Canada: New Payment Disclosure Requirements Are Coming For Companies Engaged In The Commercial Development Of Oil, Gas And Minerals In Canada

On October 23, 2014, the Federal Government of Canada (the “ Government” ) introduced Bill C 43 (the “ Bill” ), which included the Extractive Sector Transparency Measures Act (the “ Act” ). The Act will require disclosure by entities in the extractive sector of payments made to government entities through a number of new annual reporting requirements. The Act has only passed First Reading but the Government intends to bring the Act into effect by April 1, 2015.

Companies in the extractive resource sector should familiarize themselves with the Act and  promptly raise any concerns regarding the Act in advance of its review by a Standing Senate Committee (the “ Committee” ), which has been authorized to examine the Act in advance of the Bill going before the Senate. In addition, such entities should begin evaluating the policies and procedures that will be required in order to comply with the legislation as well as any legal, regulatory or contractual commitments that may create difficulties complying with these new Canadian reporting requirements.

Background

The Act aims to harmonize legislation with reporting standards in other G8 countries and enhance disclosure in the extractive industry. The Act’ s purpose overtly refers to Canada’ s commitment to participate in the global fight against corruption.

Application

The Act applies to any entity that:

1.      is listed on a stock exchange in Canada

2.      has a place of business, does business, or has assets in Canada and, for at least one of the most recent two fiscal years, meets two of the following thresholds:

a.      has at least $20 million in assets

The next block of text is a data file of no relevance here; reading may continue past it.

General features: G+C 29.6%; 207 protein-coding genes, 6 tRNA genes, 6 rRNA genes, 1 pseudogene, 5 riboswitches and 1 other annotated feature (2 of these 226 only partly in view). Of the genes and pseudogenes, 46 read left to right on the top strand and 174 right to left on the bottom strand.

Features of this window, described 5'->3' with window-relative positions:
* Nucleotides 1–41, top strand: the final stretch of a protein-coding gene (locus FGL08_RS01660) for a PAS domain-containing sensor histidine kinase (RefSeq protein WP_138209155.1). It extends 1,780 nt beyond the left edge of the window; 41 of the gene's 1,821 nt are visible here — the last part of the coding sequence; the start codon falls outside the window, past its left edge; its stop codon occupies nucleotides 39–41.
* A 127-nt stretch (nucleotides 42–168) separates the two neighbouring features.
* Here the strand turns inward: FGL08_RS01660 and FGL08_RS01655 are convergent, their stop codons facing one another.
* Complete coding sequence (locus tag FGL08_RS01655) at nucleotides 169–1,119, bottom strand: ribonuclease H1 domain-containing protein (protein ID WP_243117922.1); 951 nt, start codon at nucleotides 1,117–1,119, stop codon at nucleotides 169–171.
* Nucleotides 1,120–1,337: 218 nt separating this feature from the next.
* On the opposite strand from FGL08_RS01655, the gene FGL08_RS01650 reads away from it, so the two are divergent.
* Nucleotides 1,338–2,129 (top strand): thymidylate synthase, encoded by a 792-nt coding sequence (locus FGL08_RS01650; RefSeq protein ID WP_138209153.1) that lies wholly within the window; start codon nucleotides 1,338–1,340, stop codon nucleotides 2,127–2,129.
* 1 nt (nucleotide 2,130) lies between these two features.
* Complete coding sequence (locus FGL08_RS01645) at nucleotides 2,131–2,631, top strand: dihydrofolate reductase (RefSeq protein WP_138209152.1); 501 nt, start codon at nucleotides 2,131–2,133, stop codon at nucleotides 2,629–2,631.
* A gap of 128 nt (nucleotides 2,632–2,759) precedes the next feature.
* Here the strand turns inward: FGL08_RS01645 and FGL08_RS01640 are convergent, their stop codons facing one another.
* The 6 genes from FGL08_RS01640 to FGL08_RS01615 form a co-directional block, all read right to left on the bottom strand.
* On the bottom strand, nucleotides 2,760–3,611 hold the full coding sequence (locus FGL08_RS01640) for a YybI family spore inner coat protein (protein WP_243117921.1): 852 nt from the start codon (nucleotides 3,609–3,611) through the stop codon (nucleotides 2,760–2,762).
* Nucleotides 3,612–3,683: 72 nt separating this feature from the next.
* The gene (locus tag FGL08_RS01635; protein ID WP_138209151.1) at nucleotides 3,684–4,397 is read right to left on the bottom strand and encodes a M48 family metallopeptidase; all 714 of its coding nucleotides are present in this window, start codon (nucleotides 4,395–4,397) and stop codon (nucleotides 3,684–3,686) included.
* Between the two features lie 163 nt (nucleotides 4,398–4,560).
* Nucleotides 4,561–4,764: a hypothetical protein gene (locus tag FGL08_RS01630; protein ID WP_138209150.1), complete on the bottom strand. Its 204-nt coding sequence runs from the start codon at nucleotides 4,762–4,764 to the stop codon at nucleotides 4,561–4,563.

b.      has generated at least $40 million in revenue

c.      employs an average of at least 250 employees or

3.        is prescribed by legislation.

An “ entity” is defined as a corporation, trust, partnership or other unincorporated organization that:

a.      is engaged in the commercial development of oil, gas or minerals in Canada or elsewhere or

b.      controls (directly or indirectly, in any manner) a corporation, trust, partnership or unincorporated organization that is engaged in such activities in Canada or elsewhere.

Commercial development includes exploration or extraction, as well as a right to or the acquisition of a permit, licence, lease or any other authorization to explore or extract oil, gas or minerals. While the Act does not cover the Government’ s intention to include refining and transporting, as had been announced in the April 2014 Consultation Paper, section 23 of the Act does permit the Governor in Council to define “ exploration” and “ extraction” which may result in these activities being covered by the proposed legislation.

Reporting Requirements

Entities subject to the Act are required to annually report monetary or in kind payments made to any domestic or foreign government in relation to the commercial development of oil, gas or minerals under certain circumstances, a summary of which is described below. In addition, entities must also disclose payments made to a body established by two or more governments or to any trust, board, commission, corporation, body or authority that is established to exercise a government function. Payments made to government employees or holders of public office are deemed to be payments made to government entities. However, payments made to Aboriginal governments in Canada are not subject to the Act until two years after the legislation comes into force.

The Government of Canada has outlined specific categories of payments that must be publicly disclosed if payments in that category are made to the same payee in excess of (i) the amount prescribed by regulation or (ii) if no amount is prescribed, $100,000. The payment categories include:

a.      taxes, other than consumption taxes and personal income taxes

b.      royalties

c.      fees, including rental fees, entry fees and regulatory charges as well as fees or other consideration for licences, permits or concessions

d.      production entitlements

e.      bonuses, including signature, discovery and production bonuses

f.        dividends other than dividends paid as ordinary shareholders

g.      infrastructure improvement payments or

h.      any other prescribed category of payment.